The effort to build the longest bridge in Peru began in 1978, and, if all goes as planned, the 722-meter-long span over the Madre de Dios River in the Peruvian Amazon will be completed in December.
Constructing the Guillermo Billinghurst Bridge—a task spanning more than three decades—will cap the effort to build a paved road in South America from the Atlantic Ocean to the Pacific Ocean: the Interoceanic Highway. The $2.37-billion project to build the road across southern Peru was expanded last year to include the long-awaited span.
When completed, the $25.71-million bridge will link the city of Puerto Maldonado and the village of El Triunfo on the far side of the Madre de Dios River. The span will include a hanging structure 528 m long, making it one of the longest suspension bridges on the continent.
When Peru started work on the Billinghurst Bridge, the owner ordered the structure to be fabricated in Austria and had it delivered to South America. But economic and social turmoil in the 1980s suspended the project until 2005, when it was revived as a component of the Interoceanic Highway.
Conirsa, the consortium led by Brazilian construction firm Odebrecht, added the job in July 2009 to its contract to construct two of the three sections of the Interoceanic Highway across southern Peru.
“It’s not a job that is technically diffficult,” says Sergio Panicali, Conirsa’s director of operations. “But it’s very important that we get it completed in conjunction with the end of the highway project.”
The country’s agency overseeing infrastructure development, Ositran, had previously tried to put the bridge job out to bid but drew no interest. Conirsa’s began work in March and has completed almost a quarter of the span. The contractor expects to begin hanging the cables for the span by the end of June.
After examining components that had been stored for decades, the consortium determined that the steel body of the bridge was salvageable but not the cables. Not surprisingly, the contractor affirmed the job’s cost would exceed the government’s estimate.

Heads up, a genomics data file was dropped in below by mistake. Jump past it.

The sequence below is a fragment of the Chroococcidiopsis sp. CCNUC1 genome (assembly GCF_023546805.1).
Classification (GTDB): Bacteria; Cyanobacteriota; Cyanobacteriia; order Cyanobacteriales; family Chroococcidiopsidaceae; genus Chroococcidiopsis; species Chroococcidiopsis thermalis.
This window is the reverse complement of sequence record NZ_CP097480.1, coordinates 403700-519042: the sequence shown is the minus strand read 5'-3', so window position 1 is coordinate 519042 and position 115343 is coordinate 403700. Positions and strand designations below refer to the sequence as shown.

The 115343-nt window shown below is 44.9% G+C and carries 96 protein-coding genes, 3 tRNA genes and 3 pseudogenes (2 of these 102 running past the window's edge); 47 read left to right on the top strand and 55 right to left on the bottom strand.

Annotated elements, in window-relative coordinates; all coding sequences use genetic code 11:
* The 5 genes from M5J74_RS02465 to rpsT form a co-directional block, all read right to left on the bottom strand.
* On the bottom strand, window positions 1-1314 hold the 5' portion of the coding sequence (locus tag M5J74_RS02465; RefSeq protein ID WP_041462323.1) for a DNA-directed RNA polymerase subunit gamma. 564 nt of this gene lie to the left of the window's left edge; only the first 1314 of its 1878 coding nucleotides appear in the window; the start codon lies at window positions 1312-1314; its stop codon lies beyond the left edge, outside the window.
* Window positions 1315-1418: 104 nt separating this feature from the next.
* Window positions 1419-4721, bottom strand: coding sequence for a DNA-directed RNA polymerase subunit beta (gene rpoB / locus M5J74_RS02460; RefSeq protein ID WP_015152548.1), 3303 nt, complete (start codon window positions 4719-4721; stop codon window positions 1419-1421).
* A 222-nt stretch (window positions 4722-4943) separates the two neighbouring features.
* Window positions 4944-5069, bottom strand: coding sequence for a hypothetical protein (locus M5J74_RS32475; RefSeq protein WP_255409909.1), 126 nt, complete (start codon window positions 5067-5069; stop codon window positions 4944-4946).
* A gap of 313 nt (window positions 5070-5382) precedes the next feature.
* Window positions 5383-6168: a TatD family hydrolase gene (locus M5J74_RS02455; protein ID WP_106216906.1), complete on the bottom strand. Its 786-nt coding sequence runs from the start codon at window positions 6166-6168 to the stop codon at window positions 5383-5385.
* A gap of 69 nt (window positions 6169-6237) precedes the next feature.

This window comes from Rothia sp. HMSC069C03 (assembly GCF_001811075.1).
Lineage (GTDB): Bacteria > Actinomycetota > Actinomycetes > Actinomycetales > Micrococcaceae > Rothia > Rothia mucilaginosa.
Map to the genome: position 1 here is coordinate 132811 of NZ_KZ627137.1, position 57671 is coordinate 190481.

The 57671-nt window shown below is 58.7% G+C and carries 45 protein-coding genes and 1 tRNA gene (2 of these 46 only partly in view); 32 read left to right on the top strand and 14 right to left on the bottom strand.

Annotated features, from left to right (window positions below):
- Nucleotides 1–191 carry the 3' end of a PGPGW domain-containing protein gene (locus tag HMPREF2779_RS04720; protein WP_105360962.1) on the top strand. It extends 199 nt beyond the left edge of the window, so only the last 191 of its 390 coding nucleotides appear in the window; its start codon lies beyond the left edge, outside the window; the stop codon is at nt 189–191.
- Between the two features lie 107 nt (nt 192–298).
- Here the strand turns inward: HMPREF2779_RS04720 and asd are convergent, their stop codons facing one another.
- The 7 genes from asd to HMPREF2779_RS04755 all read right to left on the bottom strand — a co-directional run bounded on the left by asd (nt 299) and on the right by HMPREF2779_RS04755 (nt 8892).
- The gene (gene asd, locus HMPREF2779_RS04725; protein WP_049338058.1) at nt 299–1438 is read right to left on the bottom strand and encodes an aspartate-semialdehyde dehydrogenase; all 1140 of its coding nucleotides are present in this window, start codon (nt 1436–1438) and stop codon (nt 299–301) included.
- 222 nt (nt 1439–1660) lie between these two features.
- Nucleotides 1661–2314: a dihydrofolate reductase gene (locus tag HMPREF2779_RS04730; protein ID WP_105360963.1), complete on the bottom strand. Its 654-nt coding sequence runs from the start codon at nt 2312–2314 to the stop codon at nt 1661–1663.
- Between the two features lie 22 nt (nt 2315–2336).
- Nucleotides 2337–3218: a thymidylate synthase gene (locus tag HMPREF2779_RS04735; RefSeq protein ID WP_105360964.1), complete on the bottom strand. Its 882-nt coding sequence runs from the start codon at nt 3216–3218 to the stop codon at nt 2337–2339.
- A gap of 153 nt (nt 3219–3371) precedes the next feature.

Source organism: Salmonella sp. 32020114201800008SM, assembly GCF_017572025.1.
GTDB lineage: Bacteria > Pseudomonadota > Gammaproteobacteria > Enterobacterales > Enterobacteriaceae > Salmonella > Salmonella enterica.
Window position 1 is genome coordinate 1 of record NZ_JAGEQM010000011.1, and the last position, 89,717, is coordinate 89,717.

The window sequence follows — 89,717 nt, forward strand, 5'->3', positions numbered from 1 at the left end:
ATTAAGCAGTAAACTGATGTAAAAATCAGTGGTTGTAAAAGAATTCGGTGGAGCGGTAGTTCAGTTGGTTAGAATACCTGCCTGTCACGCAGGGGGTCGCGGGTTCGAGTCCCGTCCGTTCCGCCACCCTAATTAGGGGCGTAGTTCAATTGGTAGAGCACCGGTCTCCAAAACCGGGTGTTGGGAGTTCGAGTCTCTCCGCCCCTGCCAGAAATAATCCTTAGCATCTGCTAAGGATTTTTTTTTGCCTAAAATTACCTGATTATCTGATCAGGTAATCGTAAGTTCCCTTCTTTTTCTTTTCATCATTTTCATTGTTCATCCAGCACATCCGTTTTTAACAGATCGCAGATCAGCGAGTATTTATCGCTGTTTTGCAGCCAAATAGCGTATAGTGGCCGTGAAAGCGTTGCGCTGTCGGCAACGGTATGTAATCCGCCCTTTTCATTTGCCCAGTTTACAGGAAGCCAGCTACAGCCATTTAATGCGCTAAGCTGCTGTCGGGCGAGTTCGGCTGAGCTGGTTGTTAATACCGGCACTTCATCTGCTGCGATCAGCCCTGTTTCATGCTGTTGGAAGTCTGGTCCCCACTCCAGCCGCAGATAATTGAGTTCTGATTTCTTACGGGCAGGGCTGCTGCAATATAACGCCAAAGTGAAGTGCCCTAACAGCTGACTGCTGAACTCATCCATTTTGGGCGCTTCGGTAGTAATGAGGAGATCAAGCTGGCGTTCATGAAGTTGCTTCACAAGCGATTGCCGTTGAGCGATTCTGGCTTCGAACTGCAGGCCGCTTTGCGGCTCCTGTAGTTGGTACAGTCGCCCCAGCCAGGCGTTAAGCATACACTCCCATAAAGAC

“There was a great deal of rust, but not corrosion to the metal,” said Gonzalo Calderon, Conirsa’s head of engineering on the project.
Conirsa engineers found they could use about 98% of the steel on the bridge. The portions that were unusable had been damaged by a crane near a staging area at the Puerto Maldonado Airport.
While most steel pieces were in good condition, the cable was ruined by exposure for several decades to the jungle climate. The contractor ordered newly fabricated cable to support the 2,500-ton weight of the span, Calderon said.
For the job, each metal piece is being restored and then repainted, first with a protective sealant and then with the bright-orange paint that will distinguish the final bridge.
The consortium erected on either side of the river a 65-m-long “false bridge,” reaching from the bank to pylons constructed in the river. The false bridge will support the metal frame of the span being put into place in advance of the towers, both of which will be 40 m high. Once the towers are built, the cables will be put in place, and the roadway—a continuous slab of concrete 20 centimeters thick with a 5-cm-thick layer of asphalt—will be supported by them from above.
The bridge is named in honor of Peru’s president from 1912 to 1914. Billinghurst, a millionaire businessman, was a populist former mayor of Lima who reached the country's highest office after organizing a strike that ousted the administration.
Currently, access to Peru’s southern Amazon region is hindereded by the Madre de Dios River. Travelers must cross...